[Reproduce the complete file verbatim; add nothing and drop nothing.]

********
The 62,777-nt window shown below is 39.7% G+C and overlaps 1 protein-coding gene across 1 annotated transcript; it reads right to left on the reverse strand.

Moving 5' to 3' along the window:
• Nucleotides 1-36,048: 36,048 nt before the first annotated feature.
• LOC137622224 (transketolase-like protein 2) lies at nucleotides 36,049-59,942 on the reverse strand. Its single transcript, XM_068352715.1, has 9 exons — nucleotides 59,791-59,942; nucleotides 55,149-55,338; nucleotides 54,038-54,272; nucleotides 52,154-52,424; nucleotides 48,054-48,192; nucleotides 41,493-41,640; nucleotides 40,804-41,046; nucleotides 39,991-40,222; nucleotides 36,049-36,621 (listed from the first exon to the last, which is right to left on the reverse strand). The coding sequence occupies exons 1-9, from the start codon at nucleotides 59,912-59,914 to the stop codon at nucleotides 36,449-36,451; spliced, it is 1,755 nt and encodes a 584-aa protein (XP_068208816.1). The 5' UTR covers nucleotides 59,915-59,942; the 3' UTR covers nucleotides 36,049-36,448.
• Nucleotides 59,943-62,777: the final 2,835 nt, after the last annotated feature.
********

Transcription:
The 62,777-nt window shown below is 39.7% G+C and overlaps 1 protein-coding gene across 1 annotated transcript; it reads right to left on the reverse strand.

Moving 5' to 3' along the window:
• Nucleotides 1-36,048: 36,048 nt before the first annotated feature.
• LOC137622224 (transketolase-like protein 2) lies at nucleotides 36,049-59,942 on the reverse strand. Its single transcript, XM_068352715.1, has 9 exons — nucleotides 59,791-59,942; nucleotides 55,149-55,338; nucleotides 54,038-54,272; nucleotides 52,154-52,424; nucleotides 48,054-48,192; nucleotides 41,493-41,640; nucleotides 40,804-41,046; nucleotides 39,991-40,222; nucleotides 36,049-36,621 (listed from the first exon to the last, which is right to left on the reverse strand). The coding sequence occupies exons 1-9, from the start codon at nucleotides 59,912-59,914 to the stop codon at nucleotides 36,449-36,451; spliced, it is 1,755 nt and encodes a 584-aa protein (XP_068208816.1). The 5' UTR covers nucleotides 59,915-59,942; the 3' UTR covers nucleotides 36,049-36,448.
• Nucleotides 59,943-62,777: the final 2,835 nt, after the last annotated feature.